much the re- of all the lower strata of light verse; it is because a new impulse literature. Above there still rehas been given and a new current mains, it is true, a purer atmoset in the flood of contemporary sphere, for which we may be thankstory-telling We will not ask ful; but all our minor novelists, whence or from whom the influ- almost without exception, are of the ence is derived. It has been school called sensational. Writers brought into being by society, and who have no genius and little it naturally reacts upon society. talent, make up for it by displayThe change perhaps began at the ing their acquaintance with the actime when Jane Eyre made what cessories and surroundings of vice, advanced critics call her “protest" with the means of seduction, and with what they set forth as the was once the motto of a simple but secret tendencies of the heart— perennial story, with which every tendencies which, according to this human creature had a certain syminterpretation, all point one way. pathy - the romance that ended When the curate's daughter in pleasantly in a wholesome wedding, 'Shirley' burst forth into passion- or pathetically in a violet-covered ate lamentation over her own posi- grave. But the meaning has changtion and the absence of any man ed nowadays. Now it is no knight whom she could marry, it was a of romance riding down the forest new sensation to the world in gen- glades, ready for the defence and eral. That men and women should succour of all the oppressed, for marry we had all of us acknow- whom the dreaming maiden waits. ledged as one of the laws of hu- She waits now for flesh and musmanity; but up to the present gen- cles, for strong arms that seize her, eration most young women had been and warm breath that thrills her brought up in the belief that their through, and a host of other physiown feelings on this subject should cal attractions, which she indicates be religiously kept to themselves. to the world with a charming frank. No doubt this was a convention- ness. On the other side of the picalism; and if a girl in a secluded ture it is, of course, the amber hair parsonage is very much in ear- and undulating form, the warm nest about a husband, there is no flesh and glowing colour, for which effectual reason we know of wby the youth sighs in his turn; but she should not lift up her“ pro- were the sketch made from the test” against circumstances. But man's point of view, its openness things have gone very much fur- would at least be less repulsive. ther since the days of 'Shirley.' The peculiarity of it in England is, We have grown accustomed to the that it is oftenest made from the reproduction, not only of wails woman's side — that it is women over female loneliness and the who describe those sensuous raptures impossibility of finding anybody that this intense appreciation of to marry, but to the narrative of flesh and blood, this eagerness of many thrills of feeling much more physical sensation, is represented as practical and conclusive. What is the natural sentiment of English held up to us as the story of the girls, and is offered to them not feminine soul as it really exists only as the portrait of their own underneath its conventional cov- state of mind, but as their amuseerings, is a very fleshly and un- ment and mental food.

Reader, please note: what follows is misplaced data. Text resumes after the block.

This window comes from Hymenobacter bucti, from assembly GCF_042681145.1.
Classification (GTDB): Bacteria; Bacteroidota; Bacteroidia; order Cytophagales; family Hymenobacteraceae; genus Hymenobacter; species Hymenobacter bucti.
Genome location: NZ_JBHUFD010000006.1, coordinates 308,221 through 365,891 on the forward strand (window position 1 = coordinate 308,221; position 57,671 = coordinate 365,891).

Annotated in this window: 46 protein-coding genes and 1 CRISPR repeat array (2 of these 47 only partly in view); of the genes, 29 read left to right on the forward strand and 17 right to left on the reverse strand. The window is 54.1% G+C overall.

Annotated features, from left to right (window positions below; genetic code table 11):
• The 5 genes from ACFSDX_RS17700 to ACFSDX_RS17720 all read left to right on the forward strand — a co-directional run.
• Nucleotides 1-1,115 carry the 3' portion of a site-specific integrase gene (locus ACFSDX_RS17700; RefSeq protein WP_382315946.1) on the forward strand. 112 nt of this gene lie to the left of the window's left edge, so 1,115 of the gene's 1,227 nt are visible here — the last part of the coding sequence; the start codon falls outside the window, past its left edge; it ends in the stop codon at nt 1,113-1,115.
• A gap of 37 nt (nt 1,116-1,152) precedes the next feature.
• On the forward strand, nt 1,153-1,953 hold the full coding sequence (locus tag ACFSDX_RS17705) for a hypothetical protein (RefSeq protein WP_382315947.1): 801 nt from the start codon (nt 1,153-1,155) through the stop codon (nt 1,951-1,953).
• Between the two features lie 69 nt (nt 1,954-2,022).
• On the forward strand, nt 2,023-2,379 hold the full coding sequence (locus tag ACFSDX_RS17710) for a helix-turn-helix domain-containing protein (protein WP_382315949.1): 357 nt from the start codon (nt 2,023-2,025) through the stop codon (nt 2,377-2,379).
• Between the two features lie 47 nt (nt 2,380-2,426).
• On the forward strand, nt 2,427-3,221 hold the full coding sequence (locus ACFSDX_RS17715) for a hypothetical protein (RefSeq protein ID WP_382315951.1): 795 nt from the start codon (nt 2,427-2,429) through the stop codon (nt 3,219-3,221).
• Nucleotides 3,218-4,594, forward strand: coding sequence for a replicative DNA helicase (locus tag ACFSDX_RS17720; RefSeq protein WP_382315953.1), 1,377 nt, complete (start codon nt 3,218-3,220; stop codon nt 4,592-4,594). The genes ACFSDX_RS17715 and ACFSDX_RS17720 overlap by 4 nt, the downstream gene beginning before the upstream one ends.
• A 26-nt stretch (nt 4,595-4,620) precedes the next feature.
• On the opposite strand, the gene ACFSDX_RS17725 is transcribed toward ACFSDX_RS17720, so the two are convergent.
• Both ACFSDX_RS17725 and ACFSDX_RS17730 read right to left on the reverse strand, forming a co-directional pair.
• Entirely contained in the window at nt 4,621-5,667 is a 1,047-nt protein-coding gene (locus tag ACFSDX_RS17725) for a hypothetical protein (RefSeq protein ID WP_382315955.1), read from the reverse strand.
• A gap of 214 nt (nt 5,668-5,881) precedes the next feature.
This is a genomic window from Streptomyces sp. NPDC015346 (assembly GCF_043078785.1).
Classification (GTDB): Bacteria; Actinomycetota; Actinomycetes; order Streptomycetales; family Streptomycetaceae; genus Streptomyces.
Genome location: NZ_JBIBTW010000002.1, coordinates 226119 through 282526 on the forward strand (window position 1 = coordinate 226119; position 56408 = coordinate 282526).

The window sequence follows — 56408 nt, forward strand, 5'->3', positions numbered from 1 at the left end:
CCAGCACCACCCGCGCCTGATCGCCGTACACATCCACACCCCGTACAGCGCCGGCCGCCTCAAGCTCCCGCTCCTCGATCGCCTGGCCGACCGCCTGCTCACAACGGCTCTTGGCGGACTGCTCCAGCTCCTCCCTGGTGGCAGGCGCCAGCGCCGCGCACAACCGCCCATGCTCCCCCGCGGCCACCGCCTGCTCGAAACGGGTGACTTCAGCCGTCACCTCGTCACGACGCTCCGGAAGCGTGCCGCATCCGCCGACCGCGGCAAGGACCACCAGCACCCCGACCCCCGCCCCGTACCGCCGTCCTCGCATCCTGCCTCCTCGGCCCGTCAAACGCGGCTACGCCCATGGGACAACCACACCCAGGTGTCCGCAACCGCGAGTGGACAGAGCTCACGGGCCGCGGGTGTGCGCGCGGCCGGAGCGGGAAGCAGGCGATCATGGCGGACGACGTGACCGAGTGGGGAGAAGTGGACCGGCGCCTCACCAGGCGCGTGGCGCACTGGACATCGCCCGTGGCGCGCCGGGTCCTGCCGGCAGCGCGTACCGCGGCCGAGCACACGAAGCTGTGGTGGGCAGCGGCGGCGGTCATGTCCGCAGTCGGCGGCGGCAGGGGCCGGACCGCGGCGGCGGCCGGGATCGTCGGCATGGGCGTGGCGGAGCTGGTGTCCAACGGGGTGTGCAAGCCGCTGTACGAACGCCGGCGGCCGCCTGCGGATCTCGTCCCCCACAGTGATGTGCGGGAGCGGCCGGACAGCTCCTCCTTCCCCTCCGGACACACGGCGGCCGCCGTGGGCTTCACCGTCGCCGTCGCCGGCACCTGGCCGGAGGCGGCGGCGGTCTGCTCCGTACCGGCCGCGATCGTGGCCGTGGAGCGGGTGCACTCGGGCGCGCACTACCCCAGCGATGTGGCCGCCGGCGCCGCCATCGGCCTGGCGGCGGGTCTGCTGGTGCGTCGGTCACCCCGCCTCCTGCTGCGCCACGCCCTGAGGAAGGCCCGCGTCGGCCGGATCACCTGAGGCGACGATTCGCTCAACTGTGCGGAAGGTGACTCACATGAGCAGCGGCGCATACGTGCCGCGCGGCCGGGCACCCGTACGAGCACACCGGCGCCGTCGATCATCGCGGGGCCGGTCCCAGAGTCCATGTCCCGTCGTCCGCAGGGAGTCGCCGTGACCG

Such a lovely record. Women driven wild wonderful phenomenon might exist, with love for the man who leads and yet society might be innocent them on to desperation before he of it. It might be the fault of accords that word of encouragement one, or of a limited school, and which carries them into the seventh the mere fact that such ravings are heaven; women who marry their found in print might be no great grooms in fits of sensual passion; argument against the purity of the women who pray their lovers to age. But when it is added that carry them off from husbands and the class thus represented does homes they hate; women, at the not disown the picture-that, on very least of it, who give and re- the contrary, it hangs it up in ceive burning kisses and frantic boudoir and drawing-room — that embraces, and live in a voluptuous the books which contain it circulate dream, either waiting for or brood- everywhere, and are read everying over the inevitable lover,—such where, and are not contradicted are the heroines who have been im- then the case becomes much more ported into modern fiction. “All serious. For our own part we do for love and the world well lost,” not believe, as some people do, that